Wood of the Month:
Sassafras: Famous for Tea,
Tonics & Lumber

By Jo-Ann Kaiser


FAMILY NAMES
Sassafras albidum and Sassafras officinale of the family Lauraceae

COMMON NAMES
Sassafras, cinnamon wood, red
sassafras, golden elm, saxifraxtree, sassafac, aguetree.

HEIGHT/WEIGHT
Height varies with region. Southern trees generally grow tallest with average heights of 80 feet. Weight range is 28 to 31 pounds per cubic foot.

PROPERTIES
Care is needed during drying or wood may check. Medium strength in all categories except for stiffness. Wood is suitable for steam bending, is easily worked, takes a finish well and glues well. Pre-boring necessary when nailing. Small movement in service. Wood is generally straight-grained. Sapwood is narrow and yellow-white in color. Holds screws better than nails.

Sassafras, also known as golden elm, grows throughout the Eastern and Midwestern United States, from Maine to Iowa and south to Texas and Florida. The highest concentration occurs in Arkansas and Missouri. Sassafras lumber and veneer are limited in supply and derive from two closely related species, Sassafras officinale and Sassafras albidum.

Sassafras wood is light in color, from a pale brown to an orangeish brown. It resembles ash, chestnut and hackberry in appearance, but is softer than all three. Sassafras is noted for being a "soft" hardwood with an interesting grain pattern.

Museum-Quality Furniture
Custom woodworker Charles Radtke of Cedarburg, WI, is well acquainted with sassafras wood. He used sassafras in a chest he built, which will be displayed beginning this month in the Renwick Gallery of the National Museum of American Art. The Smithsonian Institution has purchased Radtke's piece for its permanent collection.

Radtke hand-picked the sassafras he used in the chest from a dealer in Missouri, his native state. The piece has a mahogany frame with sassafras panels inside and out. He hand-planed the wood and finished it with shellac. "Sassafras is a great wood to work," Radtke said. "It has consistent growth with no odd shapes. It is stable and when cut from the grain and dried, will not warp, cup or check. In looks, it reminds some people of ash or white oak but its color when green is a very light rust. While it has an open grain like ash, it is softer. It is also fairly strong and works well with machine or hand tools and finishes well using shellac or oils." Radtke has used a mix of shop-sawn veneer and solid panels in his custom designs. He buys sassafras from Missouri and Pennsylvania.

"Growing up in Missouri, my parents made sassafras tea for us whenever we were sick," Radtke said. "They probably found it was a good way to get us to drink liquids. Sassafras tea has a pleasant taste, almost like root beer. My father, a butcher, also used sassafras alone and with hickory to smoke meats such as ham and sausage. Sassafras is very aromatic and is an incredible wood for smoking meat."

A Wood of Mystical Properties
Quite a bit of lore and legend surround the tree. In the early 1600s, ships were sent from England with the sole purpose of collecting sassafras, which was converted into a tonic that people of the era believed to be a fountain of youth, as well as having healing properties. Donald Culross Peattie, writing in A Natural History of Trees of Eastern and Central North America, noted that its reputation as a cure-all dates to 1574 when Nicholas Monardes, known as the physician of Seville, wrote of sassafras, claiming it was a remedy for malaria and "large importunate fevers," a comfort for the liver, stomach and head, a cold remedy and an appetite inducement.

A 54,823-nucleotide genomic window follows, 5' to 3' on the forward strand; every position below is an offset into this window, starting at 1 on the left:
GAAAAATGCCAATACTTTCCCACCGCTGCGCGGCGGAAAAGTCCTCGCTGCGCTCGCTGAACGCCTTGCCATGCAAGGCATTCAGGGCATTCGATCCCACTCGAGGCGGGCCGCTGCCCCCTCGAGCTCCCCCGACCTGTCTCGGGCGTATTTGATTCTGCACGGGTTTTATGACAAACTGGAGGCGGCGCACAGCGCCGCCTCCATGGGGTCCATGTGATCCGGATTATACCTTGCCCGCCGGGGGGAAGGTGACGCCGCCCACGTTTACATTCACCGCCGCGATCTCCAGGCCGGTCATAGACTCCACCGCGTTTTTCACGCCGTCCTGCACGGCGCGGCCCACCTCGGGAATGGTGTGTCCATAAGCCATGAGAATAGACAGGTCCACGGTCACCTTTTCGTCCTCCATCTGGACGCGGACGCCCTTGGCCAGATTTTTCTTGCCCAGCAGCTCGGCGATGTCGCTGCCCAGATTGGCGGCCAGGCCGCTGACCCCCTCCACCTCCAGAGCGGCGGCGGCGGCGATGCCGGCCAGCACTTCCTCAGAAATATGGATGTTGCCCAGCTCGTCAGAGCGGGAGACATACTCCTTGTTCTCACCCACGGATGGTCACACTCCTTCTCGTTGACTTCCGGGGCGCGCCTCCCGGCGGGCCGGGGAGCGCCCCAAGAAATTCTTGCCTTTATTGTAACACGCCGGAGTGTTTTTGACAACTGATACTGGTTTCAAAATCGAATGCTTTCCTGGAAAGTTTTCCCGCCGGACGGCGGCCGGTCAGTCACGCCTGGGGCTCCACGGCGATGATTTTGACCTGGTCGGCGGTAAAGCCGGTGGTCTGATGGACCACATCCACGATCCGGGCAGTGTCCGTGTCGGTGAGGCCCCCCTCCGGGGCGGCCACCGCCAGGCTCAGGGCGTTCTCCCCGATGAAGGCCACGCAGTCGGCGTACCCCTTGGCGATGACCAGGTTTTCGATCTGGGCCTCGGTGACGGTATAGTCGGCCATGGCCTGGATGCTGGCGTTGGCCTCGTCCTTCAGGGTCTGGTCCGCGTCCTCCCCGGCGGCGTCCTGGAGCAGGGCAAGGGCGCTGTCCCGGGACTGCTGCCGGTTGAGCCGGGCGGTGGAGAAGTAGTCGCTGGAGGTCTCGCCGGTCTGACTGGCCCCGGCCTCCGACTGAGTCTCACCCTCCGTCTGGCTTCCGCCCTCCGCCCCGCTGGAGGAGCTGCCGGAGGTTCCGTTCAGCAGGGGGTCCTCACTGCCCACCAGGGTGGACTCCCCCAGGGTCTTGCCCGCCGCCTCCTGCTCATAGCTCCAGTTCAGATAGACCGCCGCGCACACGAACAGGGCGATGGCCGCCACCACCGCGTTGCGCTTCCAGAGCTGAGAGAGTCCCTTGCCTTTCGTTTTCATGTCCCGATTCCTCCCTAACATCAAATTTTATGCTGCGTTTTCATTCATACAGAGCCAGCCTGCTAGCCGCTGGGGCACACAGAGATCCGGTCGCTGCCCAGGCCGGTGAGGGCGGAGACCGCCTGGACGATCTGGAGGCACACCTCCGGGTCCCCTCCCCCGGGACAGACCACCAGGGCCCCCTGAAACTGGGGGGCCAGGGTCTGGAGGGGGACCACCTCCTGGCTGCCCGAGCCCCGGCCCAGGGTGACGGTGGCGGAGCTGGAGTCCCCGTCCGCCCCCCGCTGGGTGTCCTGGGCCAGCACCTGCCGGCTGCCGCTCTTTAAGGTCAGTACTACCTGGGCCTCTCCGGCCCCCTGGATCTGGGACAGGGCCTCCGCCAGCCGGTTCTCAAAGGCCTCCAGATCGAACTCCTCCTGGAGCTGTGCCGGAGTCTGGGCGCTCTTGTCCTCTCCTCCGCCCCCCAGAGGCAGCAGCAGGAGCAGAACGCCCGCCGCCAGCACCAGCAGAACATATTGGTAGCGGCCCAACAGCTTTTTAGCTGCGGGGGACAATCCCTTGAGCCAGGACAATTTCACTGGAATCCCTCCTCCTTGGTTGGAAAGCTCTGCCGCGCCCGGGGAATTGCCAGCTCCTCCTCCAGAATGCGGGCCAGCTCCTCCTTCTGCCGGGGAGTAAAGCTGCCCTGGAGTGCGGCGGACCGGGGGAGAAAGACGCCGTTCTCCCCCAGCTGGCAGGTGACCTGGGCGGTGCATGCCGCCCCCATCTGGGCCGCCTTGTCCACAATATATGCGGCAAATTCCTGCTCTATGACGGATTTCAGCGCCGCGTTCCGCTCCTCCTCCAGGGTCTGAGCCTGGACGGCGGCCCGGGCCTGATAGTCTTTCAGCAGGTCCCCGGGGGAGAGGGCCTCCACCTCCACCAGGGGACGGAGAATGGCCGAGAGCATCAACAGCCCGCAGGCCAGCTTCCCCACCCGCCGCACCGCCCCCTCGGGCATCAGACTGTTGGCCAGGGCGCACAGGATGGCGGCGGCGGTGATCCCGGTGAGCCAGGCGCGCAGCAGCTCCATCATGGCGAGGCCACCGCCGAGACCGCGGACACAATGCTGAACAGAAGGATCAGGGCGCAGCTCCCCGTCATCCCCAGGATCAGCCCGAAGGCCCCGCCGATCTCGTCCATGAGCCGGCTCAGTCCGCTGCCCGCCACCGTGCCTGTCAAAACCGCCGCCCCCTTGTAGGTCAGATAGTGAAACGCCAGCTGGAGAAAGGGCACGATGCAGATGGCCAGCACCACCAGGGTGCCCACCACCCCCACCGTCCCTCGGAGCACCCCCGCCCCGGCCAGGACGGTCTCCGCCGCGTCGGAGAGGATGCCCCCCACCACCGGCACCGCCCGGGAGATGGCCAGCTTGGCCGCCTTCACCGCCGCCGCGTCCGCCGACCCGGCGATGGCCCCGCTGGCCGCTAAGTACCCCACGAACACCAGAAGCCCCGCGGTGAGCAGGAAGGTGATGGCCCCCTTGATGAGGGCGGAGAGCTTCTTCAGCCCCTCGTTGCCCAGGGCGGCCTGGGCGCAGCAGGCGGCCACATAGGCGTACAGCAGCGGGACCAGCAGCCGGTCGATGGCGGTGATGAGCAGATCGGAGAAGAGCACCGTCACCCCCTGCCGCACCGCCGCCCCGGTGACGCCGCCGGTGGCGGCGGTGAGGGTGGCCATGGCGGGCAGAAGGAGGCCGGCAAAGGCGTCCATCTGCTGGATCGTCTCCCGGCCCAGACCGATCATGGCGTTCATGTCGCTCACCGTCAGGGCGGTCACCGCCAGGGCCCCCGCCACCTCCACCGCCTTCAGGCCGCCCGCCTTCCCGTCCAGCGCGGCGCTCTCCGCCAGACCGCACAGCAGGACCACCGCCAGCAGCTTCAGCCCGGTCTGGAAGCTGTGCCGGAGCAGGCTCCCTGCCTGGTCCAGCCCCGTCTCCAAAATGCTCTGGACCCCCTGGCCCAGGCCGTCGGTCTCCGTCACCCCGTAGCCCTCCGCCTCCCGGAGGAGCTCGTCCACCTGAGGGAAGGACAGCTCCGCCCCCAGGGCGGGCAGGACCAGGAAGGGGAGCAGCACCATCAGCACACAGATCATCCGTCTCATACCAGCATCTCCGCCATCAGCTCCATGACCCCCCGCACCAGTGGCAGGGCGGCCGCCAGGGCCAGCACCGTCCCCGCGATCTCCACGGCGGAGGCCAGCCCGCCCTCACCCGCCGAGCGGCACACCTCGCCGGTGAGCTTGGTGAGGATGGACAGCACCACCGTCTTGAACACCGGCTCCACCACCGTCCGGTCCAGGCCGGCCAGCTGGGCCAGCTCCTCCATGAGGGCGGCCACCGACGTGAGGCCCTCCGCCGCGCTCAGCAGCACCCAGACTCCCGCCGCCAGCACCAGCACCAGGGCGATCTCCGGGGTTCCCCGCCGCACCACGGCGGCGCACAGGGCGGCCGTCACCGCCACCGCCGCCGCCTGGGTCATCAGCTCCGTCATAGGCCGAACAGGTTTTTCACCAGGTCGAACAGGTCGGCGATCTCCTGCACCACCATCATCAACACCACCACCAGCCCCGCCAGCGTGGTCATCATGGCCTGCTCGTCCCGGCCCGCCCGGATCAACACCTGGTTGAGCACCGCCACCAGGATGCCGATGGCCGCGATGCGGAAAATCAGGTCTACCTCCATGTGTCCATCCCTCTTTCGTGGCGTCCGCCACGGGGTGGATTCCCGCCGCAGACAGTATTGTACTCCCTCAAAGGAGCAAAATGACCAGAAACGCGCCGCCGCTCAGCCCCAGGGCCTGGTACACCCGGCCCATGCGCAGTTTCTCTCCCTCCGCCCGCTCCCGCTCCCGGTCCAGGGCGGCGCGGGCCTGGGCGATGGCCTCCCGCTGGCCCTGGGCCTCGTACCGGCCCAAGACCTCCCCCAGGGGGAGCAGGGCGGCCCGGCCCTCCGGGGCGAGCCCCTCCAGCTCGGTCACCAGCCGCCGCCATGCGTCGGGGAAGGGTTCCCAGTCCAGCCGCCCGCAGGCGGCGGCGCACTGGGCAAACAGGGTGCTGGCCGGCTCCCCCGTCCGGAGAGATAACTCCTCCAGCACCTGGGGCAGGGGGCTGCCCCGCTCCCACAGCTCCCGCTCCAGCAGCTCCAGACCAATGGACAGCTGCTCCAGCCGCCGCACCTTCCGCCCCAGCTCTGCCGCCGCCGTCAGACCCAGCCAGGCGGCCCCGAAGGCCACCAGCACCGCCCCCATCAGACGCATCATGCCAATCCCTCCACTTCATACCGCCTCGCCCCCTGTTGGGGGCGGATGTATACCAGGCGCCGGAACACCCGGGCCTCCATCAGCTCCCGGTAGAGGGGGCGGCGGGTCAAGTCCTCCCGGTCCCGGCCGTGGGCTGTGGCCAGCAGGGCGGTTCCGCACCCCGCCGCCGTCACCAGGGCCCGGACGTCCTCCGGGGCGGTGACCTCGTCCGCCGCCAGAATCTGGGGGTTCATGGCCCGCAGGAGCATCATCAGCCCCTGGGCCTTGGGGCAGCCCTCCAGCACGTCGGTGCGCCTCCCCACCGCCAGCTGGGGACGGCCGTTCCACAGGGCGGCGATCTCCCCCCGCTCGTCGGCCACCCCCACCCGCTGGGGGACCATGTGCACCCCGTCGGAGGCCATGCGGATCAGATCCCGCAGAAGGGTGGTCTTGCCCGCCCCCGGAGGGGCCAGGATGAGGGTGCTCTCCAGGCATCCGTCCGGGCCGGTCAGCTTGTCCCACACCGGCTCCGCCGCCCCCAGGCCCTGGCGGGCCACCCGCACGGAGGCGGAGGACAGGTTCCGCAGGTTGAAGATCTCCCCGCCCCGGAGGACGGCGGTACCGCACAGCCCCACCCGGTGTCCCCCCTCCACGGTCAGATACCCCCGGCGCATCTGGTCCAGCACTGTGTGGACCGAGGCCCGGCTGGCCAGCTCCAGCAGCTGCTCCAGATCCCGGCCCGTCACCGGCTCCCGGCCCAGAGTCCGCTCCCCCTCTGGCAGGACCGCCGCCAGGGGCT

Peattie described its role in American folklore as unique. "About it (sassafras) have clung fantastic hopes and promises of gain, and superstitions that have not yet wholly departed. The wood, which has less shrinkage in drying than any other hardwood (10 percent), is not only durable, so that it appealed to the pioneer for fences, and is still esteemed for small boats, but its odor was reputed to drive away bedbugs."

Albert Constantine Jr., in the book Know Your Woods, wrote that American settlers believed that sassafras wood bedsteads had the power to drive away certain "nightly visitors which disturbed slumber" and that sassafras beds induced sleep.

Sassafras twigs are supposed to aid in producing saliva. Peattie wrote that most hikers know to chew on the twigs to cure a dry mouth when they are without water.

Sassafras tea is made by boiling the tree's flowers and root bark. Sassafras oil is distilled from the tree's roots and is used as a perfume in soaps and an ingredient in medicine. Pioneers also used the bark to dye material orange.

Tallest Growth is in the South
While the majority of Sassafras trees are medium in size, the species grows taller in the South, where it can top 100 feet, with diameters of 3 to 6 feet. In some parts of the country sassafras is no more than a shrub-sized tree.

Sassafras can be used for everything from furniture to fence posts and boxes to boat parts. Selected logs are sliced into veneer. Use of sassafras is described as limited for both lumber and veneer.

While some species are in danger of extinction, sassafras trees are increasing in number. "In northern Illinois," Peattie wrote, "sassafras seems to be gaining ground, and is present in places from which it was unreported by the first botanical explorers. Because its bright blue fruits are eagerly eaten by birds and the seeds carried and then voided, it seems destined to continue to grow while so many other trees are losing ground."

                                                                                                                                                                                           

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